TALLAHASSEE — Florida's new legislative leadership team and the 44 new legislators who took the oath of office in Tallahassee last Tuesday pledged to keep close tabs on the state budget and weed out waste in government contracts.
"Let's make sure we're getting value received and the best price," said Sen. Don Gaetz, R-Niceville, shortly after being sworn in as the Senate's new president.
But if history is a guide, few will master the task because access to budget information across numerous agency platforms is notoriously complicated and difficult to access.
That could change if a software program quietly developed by a former House budget staffer, licensed by the state Senate under former Senate President Mike Haridopolos and financed with $5 million of taxpayer dollars, is launched instead of being allowed to expire at the end of the year.
Knowledge is power in Tallahassee and the software program, Transparency 2.0, developed and patented by Spider Data Systems, has the power to level the budgetary knowledge game. It also packs another powerful punch: the potential to expose the secrets of government officials and lobbyists who trade in these transactions.
With the click of a mouse, legislators can track how much money lobbyists' clients pull in from state business and which items are tucked into the budget by legislative leaders behind closed doors. They can see in real time where every vacant job is kept, where 496 sole source contracts exist and which contracts are automatically renewed.
The program easily cross-references budgetary, accounting, contracting and personnel data in real time. It shows how much the state and its contractors spend on travel and office supplies and which companies received favorable terms with one agency and less favorable terms with another. And if the governor's office puts it online as part of the requirements of a new transparency law, the public also could access the information.
But the state contract with Spider Data Systems is scheduled to expire Dec. 31 without the program being launched. The deadline comes even though $4.5 million of taxpayer money was spent on it, and Haridopolos, Gov. Rick Scott and Chief Financial Officer Jeff Atwater each promised a more open budgeting and contracting process.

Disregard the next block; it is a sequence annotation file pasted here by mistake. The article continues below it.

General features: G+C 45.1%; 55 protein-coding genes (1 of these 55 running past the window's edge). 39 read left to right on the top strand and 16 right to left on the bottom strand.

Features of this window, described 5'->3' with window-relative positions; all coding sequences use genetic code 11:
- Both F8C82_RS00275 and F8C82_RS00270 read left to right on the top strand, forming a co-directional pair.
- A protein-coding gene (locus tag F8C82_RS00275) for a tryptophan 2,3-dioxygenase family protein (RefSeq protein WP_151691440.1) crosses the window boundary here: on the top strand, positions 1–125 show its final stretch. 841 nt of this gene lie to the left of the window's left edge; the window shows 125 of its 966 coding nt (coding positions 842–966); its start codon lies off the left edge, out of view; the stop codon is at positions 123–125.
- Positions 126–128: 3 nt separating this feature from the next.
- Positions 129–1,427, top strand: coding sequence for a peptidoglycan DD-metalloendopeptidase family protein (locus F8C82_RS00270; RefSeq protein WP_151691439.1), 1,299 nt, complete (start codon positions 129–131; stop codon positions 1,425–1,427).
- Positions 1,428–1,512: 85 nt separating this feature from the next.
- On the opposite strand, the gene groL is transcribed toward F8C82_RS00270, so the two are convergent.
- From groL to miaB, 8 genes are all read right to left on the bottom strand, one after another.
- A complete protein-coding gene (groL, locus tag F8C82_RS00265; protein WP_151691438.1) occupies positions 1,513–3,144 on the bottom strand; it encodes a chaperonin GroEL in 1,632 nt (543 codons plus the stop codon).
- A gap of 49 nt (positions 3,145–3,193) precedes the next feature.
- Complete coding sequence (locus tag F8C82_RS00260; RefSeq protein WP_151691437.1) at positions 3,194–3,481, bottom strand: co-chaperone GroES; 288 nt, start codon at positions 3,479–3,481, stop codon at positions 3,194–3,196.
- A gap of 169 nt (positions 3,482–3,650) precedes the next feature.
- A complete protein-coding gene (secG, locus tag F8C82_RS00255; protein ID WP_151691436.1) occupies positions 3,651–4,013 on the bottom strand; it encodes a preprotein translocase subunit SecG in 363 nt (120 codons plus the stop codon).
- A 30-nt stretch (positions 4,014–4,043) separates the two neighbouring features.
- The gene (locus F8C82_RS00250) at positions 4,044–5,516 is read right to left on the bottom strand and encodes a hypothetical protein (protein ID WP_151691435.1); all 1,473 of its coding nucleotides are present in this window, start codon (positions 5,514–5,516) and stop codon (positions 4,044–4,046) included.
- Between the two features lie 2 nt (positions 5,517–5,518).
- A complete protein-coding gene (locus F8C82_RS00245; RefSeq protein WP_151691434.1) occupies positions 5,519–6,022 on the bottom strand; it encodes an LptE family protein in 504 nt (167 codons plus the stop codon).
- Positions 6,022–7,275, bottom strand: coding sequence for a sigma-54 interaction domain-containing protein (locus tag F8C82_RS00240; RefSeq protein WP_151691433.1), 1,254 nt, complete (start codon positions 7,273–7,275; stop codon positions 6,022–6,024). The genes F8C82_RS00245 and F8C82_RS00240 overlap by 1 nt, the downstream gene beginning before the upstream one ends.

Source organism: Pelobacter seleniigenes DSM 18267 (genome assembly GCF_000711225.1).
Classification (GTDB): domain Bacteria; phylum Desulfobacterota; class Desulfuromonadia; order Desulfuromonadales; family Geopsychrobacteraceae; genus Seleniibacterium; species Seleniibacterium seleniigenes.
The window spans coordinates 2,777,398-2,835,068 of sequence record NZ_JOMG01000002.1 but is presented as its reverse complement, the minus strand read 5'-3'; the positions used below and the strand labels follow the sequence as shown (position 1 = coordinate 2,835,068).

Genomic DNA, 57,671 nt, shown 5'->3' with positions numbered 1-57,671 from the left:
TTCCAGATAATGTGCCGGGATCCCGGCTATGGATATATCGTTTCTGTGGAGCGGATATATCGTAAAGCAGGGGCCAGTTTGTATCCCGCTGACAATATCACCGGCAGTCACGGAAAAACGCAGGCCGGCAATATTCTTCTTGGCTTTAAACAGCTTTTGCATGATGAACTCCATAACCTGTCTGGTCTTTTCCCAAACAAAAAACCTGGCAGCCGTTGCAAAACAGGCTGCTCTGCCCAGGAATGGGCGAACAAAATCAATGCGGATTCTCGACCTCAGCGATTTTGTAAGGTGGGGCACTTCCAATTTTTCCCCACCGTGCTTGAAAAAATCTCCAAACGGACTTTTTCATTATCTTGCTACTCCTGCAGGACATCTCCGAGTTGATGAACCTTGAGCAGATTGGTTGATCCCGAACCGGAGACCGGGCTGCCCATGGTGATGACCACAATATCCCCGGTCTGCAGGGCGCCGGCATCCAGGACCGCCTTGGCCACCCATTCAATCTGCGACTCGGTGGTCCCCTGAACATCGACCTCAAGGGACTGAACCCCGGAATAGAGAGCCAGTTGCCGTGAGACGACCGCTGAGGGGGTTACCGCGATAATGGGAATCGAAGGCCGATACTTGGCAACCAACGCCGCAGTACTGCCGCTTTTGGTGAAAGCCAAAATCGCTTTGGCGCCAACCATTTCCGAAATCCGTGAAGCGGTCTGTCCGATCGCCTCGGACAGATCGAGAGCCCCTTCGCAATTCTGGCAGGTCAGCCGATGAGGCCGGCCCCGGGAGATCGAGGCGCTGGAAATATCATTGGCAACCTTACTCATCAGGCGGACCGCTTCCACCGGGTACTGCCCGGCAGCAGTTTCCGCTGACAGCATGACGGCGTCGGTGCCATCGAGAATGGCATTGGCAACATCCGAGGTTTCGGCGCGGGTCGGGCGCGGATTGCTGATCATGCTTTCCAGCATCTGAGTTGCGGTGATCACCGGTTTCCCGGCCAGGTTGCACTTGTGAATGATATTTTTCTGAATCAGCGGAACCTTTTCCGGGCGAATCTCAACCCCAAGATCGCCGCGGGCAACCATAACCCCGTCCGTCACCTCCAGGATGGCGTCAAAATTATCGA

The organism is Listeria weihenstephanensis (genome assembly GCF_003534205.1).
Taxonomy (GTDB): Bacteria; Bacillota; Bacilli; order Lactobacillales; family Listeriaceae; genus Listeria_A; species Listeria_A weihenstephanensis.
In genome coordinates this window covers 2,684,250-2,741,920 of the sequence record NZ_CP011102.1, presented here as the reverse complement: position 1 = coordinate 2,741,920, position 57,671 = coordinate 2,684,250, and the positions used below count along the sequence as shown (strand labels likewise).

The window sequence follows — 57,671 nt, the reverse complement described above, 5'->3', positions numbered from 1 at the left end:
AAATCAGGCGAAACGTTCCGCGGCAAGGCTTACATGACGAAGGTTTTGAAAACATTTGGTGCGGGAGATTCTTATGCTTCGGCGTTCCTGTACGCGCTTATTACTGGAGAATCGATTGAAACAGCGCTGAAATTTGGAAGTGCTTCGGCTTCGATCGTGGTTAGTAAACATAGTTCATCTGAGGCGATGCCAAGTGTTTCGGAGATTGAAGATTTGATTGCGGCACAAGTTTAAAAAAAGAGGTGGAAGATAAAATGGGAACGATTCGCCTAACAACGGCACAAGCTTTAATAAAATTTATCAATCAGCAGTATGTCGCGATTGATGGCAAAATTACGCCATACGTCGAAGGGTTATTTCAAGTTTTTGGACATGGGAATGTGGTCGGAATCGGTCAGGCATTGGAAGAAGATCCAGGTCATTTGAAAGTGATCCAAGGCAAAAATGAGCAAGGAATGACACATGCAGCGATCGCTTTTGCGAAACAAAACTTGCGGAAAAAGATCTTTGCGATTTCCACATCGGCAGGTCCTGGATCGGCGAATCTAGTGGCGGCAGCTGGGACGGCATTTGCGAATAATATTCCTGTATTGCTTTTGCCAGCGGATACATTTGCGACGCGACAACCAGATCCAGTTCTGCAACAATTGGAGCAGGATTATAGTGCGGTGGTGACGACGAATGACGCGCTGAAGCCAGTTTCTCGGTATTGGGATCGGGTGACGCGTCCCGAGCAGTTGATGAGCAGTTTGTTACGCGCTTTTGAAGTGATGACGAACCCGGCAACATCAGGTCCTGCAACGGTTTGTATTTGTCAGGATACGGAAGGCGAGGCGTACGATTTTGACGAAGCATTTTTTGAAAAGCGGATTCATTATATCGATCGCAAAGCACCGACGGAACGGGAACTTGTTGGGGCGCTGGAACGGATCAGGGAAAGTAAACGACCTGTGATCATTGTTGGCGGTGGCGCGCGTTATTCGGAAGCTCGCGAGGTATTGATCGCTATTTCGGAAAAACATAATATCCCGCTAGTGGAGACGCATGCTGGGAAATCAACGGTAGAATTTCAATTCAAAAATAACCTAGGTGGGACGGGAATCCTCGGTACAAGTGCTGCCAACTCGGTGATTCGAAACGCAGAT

"It sounds like an orphan nobody wants," Gaetz told the Times/Herald. He and three other senators were given a 40-minute demonstration of a beta tested version of Transparency 2.0 in September 2011, before all the Florida data was loaded into the system. Gaetz concluded: "the price was extraordinary and the product was underwhelming."
Dan Krassner, director of Integrity Florida, a group that advocates for greater transparency in state government, says state officials owe it to the public to launch the Web-based program.
"If $5 million of taxpayer money has been invested in a budget-tracking website, then it should see the light of day," said Krassner, who has not seen the program in operation. "Budget tracking tools like this should be used by policy makers to eliminate wasteful spending. Disclosure is the key to accountability."
Turf battles and distrust over the way Spider Data's no-bid contract was handled by Steve MacNamara, the former chief of staff to Scott and Haridopolos, have muddied its acceptance by current legislative leaders.